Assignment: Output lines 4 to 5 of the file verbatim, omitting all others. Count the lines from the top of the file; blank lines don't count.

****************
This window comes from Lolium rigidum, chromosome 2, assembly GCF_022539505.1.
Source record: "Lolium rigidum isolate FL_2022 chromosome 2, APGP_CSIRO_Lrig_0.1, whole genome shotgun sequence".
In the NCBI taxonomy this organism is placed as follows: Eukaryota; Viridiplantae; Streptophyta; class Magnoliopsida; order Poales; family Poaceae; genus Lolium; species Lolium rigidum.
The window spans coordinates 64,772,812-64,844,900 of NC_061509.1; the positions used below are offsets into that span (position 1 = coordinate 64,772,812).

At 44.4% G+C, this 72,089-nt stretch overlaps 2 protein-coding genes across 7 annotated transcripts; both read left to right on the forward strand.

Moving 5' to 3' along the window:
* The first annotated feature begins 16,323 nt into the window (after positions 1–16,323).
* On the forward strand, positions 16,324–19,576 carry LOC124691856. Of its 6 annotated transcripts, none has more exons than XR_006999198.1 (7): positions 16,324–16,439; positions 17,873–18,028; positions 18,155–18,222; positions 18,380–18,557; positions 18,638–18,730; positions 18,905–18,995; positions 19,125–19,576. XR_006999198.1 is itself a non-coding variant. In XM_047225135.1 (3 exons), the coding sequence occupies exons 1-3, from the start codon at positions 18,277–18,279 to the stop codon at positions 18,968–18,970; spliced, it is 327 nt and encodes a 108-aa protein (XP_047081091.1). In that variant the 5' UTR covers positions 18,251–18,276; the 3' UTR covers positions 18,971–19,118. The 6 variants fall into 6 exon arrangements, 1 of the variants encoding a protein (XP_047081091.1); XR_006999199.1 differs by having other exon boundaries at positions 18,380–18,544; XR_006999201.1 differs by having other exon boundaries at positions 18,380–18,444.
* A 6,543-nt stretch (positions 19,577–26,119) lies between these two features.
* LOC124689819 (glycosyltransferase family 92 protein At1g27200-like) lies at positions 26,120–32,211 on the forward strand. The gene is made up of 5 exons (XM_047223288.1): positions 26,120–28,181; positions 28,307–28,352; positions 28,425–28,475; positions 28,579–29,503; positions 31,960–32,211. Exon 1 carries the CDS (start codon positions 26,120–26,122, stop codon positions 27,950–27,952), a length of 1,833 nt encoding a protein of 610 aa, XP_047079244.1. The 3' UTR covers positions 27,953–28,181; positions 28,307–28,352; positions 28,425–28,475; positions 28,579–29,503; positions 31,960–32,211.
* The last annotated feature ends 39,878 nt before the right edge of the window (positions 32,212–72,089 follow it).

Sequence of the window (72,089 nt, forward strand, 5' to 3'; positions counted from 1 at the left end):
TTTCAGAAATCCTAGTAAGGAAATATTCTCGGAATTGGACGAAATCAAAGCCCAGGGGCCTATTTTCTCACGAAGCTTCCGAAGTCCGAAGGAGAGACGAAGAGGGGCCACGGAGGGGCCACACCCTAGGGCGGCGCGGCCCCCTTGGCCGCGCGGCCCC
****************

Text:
The window spans coordinates 64,772,812-64,844,900 of NC_061509.1; the positions used below are offsets into that span (position 1 = coordinate 64,772,812).

At 44.4% G+C, this 72,089-nt stretch overlaps 2 protein-coding genes across 7 annotated transcripts; both read left to right on the forward strand.